“If Lyttenburgh wishes to nit pick, it’s clearly impossible to stop him. But he should pick his nits from subjects which he has a claim to knowledge. Linguistics does not seem to be one of them”

        Said a person, who thought that Egyptian was a Semitic language. Looks like I pick my nits better than you ;)

        • dave o says:

          Coptic is a member of the Afto-Asiatic language group. It is related to Semitic languages.

          Are you seriously claiming that Arabic did not change at all between 3o0BC and the present day. Where is your proof?

          • Lyttenburgh says:

            “Coptic is a member of the Afto-Asiatic language group. It is related to Semitic languages. “

            How is it “related”? French is much more closer to Latin, than Coptic would ever be closer to any language of the Semitic group.

            “Are you seriously claiming that Arabic did not change at all between 3o0BC and the present day. Where is your proof?”

            Please, show, where I’m claiming that.

            Or are you claiming that Arabic changed so much in the past millenia, that the basic, core rules of grammar (i.e. “gendered” version of the words) changed tp fit the narrative of the novel?

            • dave o says:

              To pick English as an example, grammatical gender has largely disappeared. And gendered endings of words like Ambassadress and many others have become obsolete and are rarely seen. A good many of these became so before the feminist movement. So, in fact ‘basic’ rules do change. I might also point out that gendered names for trades, ie, weaver, webster have long been obsolete.

          • Tweeky says:

            IIRC Ancient Egyptian (Which was called Khemet IIRC) was a Hamitic language not semitic.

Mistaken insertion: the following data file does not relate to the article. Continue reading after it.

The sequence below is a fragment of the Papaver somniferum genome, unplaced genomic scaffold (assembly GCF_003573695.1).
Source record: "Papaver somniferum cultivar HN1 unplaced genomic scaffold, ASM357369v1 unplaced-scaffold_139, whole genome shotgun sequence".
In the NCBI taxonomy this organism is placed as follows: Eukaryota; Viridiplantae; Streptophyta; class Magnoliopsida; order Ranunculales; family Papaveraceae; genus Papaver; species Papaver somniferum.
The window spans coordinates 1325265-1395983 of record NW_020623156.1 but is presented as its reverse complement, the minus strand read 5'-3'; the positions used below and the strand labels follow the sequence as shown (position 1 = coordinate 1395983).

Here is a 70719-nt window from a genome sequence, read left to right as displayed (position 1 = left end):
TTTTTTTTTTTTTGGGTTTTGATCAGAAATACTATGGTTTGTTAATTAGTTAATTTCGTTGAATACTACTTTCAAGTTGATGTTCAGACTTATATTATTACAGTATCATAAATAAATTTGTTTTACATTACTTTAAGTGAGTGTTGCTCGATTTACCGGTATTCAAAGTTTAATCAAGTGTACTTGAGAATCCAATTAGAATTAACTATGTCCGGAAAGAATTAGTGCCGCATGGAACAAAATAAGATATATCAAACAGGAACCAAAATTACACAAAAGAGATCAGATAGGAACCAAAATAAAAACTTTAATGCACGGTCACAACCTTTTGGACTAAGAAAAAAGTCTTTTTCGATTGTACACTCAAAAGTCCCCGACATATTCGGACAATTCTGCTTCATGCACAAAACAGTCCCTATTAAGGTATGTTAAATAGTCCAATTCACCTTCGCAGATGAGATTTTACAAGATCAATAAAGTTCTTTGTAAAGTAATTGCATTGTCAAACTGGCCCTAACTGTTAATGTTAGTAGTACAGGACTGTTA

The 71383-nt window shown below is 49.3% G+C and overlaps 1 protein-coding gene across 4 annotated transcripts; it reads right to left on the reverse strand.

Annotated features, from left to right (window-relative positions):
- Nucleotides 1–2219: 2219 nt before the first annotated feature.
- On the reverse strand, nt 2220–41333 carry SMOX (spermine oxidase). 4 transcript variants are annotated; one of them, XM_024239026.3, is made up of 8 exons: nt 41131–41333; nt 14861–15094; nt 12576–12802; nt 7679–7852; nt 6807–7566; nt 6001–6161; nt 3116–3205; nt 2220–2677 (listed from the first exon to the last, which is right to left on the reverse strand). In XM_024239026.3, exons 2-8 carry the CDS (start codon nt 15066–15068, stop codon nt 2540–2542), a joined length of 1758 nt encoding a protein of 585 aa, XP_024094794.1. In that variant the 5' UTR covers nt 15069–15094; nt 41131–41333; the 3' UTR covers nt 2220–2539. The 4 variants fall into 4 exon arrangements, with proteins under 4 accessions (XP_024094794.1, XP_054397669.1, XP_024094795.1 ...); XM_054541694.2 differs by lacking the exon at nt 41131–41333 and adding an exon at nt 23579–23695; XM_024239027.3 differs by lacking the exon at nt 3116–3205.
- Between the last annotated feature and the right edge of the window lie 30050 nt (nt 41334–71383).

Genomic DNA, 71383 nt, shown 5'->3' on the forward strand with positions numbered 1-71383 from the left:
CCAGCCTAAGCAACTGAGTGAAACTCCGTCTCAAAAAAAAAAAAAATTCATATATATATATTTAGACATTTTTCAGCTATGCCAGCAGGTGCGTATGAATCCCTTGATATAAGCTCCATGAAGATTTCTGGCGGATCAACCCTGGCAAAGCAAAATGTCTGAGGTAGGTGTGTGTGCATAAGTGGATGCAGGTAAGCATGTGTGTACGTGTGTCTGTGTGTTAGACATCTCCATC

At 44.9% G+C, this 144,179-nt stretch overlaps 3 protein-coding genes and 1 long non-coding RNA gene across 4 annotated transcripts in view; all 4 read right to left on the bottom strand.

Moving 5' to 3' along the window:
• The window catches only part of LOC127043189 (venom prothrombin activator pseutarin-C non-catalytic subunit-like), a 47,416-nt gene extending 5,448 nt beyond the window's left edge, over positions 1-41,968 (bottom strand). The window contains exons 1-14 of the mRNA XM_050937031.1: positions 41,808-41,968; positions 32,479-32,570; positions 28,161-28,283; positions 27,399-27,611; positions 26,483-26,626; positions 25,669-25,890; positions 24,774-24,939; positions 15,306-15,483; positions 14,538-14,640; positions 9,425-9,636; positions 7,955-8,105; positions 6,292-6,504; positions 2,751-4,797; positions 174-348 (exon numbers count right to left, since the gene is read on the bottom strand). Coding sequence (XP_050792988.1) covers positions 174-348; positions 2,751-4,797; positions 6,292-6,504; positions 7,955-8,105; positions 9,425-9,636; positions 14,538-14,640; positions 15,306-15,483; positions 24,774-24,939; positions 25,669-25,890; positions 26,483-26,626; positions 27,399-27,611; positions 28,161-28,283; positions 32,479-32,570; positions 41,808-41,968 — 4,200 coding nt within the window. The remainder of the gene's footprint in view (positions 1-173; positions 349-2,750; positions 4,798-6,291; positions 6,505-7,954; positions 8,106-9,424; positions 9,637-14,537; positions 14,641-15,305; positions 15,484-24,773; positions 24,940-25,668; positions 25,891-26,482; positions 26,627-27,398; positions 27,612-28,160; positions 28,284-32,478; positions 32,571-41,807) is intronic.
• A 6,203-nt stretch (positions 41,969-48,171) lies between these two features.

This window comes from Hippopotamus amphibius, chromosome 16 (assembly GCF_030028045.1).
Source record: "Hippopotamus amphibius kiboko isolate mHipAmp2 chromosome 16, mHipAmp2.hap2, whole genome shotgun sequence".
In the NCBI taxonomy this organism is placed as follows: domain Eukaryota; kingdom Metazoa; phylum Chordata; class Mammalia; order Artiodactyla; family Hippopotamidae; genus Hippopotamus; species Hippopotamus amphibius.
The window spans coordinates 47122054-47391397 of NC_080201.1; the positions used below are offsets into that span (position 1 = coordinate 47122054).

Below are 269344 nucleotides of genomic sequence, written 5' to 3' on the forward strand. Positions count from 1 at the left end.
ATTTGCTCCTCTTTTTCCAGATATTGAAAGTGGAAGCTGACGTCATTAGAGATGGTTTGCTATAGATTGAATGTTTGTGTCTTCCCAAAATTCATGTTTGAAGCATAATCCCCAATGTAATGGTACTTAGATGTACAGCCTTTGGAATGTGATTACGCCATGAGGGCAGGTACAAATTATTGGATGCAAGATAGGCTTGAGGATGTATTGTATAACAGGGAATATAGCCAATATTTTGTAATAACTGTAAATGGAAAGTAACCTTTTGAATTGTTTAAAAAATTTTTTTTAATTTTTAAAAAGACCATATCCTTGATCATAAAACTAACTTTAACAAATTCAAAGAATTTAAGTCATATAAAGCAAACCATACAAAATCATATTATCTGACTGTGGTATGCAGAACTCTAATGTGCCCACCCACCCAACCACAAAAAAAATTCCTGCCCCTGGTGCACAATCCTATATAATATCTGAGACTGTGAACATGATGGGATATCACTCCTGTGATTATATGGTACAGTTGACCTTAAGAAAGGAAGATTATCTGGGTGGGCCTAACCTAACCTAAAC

• dave o says:

          Incidently, It’s far more likely that Aramaic was familiar to
          Egyptians than Arabic. Assuming that Arabic had developed by then. Most of the Arabian peninsular spoke one version or another of Aramaic in this period.

  3. Tweeky says:

    “If the authors wanted to shoehorn a later Arabic name “Latif” here, they failed miserably. The “female version” of it is “Latifa”, btw.”

    Also the Egyptians despite popular perception aren’t Arabs and they certainly didn’t speak arabic back then.

  4. We should be grateful to the author for translating Egyptian names into something most readers can remember.

  5. llywrch says:

    I’ve worked with computers for over 20 decades now, & I’ve found the presentation of computer technology in almost all of them ranges from “kinda wrong” to “hilariously & embarrassingly wrong”. My response is to either suspend my disbelief & enjoy the rest of the show — often the inaccuracies are tangential to the main thrust of the story — or I watch something else. (Sometimes the mistakes about computer technology are the least of the problems with the episode or series.)

    If the mistakes in this novel — minor, serious, or otherwise — bother someone, I suggest that person to follow my practice.

  6. Randomiser says:

    My congratulations on your double century! :-)